THE QUOTABLE MR. MIKE
Michael O'Donoghue (1942-1994) was one of the more creative minds behind the magazine National Lampoon and the television show Saturday Night Live (before it lost its edge). He died of a massive cerebral hemorrhage, the electrical discharge of which, according to his wife, generated light behind his eyeballs. It was a sadly appropriate end to a manically creative life.
Making people laugh is the lowest form of comedy.
Life is not for everybody.
It's not enough to tickle the ribs. Now you must drive an ice pick into the brain pan. Did I say "an ice pick?" I meant "nine hundred ice picks," of course.
What you really want in life you get stuck with.
The only difference between television and a lava lamp is that television has slightly better audio.
Life is one big minefield, and the only place that isn't a minefield is the place they make the mines.
Living well and ripping your enemy's still-beating heart out with your bare hands is the best revenge.
I don't think television will ever be perfected until the viewer can press a button and cause whoever is on the screen's head to explode.
I jog, I work out at the gym, I lift weights. I study the martial arts, judo. I shoot my pistol at a target range. I keep prepared, because there's no question: a social upheaval is coming eventually. Somebody's going to organize the lower classes, the blacks, the workers. And when they come charging up my lawn past my swimming pool in Beverly Hills, they've got no way of knowing I'm a Marxist.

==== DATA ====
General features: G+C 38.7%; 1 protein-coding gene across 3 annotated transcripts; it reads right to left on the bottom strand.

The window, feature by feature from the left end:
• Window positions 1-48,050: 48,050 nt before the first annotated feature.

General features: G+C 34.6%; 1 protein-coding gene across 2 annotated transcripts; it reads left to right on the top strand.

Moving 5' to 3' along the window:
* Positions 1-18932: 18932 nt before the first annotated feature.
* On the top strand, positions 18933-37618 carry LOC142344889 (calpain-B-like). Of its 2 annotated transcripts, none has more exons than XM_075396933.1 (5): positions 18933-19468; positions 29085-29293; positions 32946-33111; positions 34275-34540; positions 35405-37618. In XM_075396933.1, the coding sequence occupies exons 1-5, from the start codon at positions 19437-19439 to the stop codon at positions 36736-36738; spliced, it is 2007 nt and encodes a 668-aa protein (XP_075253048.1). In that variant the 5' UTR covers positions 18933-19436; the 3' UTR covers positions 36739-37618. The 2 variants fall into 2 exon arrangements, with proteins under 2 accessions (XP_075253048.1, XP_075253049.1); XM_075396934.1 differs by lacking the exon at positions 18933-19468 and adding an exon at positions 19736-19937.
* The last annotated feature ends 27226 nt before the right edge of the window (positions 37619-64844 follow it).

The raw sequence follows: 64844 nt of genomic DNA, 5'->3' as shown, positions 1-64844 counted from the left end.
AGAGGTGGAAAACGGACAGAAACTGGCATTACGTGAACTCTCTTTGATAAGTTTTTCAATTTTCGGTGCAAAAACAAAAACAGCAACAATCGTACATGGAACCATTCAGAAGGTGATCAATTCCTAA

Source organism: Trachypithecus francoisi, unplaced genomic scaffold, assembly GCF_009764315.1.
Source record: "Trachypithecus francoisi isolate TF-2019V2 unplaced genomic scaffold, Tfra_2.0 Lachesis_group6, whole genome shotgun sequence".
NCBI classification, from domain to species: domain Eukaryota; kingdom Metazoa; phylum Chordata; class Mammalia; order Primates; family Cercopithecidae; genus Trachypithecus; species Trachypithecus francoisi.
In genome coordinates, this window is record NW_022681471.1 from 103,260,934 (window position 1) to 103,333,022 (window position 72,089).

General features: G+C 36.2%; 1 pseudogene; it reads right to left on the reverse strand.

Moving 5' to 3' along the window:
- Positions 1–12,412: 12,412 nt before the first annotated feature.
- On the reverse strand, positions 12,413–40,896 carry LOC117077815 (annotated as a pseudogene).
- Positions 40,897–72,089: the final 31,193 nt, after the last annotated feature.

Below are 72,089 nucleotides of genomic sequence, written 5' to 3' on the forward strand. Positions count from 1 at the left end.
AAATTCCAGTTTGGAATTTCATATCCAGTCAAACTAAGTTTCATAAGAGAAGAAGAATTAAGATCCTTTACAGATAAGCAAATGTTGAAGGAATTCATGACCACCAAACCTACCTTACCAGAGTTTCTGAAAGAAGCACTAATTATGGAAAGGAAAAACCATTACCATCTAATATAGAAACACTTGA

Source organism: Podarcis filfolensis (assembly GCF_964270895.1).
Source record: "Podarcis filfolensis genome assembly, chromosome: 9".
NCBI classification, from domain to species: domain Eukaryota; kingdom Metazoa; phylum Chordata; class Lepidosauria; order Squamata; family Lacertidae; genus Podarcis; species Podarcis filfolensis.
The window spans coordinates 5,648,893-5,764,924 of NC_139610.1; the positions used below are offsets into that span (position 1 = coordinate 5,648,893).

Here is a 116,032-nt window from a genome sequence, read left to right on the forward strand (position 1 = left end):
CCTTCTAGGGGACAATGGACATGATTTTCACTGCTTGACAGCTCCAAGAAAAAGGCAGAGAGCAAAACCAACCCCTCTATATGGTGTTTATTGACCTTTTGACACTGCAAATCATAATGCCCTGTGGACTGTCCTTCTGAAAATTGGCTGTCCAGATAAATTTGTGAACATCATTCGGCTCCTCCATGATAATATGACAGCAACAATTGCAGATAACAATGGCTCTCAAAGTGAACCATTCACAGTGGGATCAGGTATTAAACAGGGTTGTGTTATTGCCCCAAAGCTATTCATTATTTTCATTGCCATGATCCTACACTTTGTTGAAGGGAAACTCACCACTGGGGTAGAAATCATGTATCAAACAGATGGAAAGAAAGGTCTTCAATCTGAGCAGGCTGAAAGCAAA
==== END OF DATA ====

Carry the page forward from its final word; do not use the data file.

I like my women the way I like my eggs -- loose and scrambled.
Today is the first day of the rest of your life ... and already you've fucked it up.
I was there the morning John [Belushi] died. He was lying on the floor of his bungalow. When I tried to revive him, the big guy opened his eyes and whispered, "Dope is for dopes." And then he died. It was the last thing he ever said. I took his wallet and left.
You only live once, and usually not even then.
Source: Dennis Perrin, Mr. Mike: The Life and Work of Michael ODonoghue (New York: Avon Books, 1998)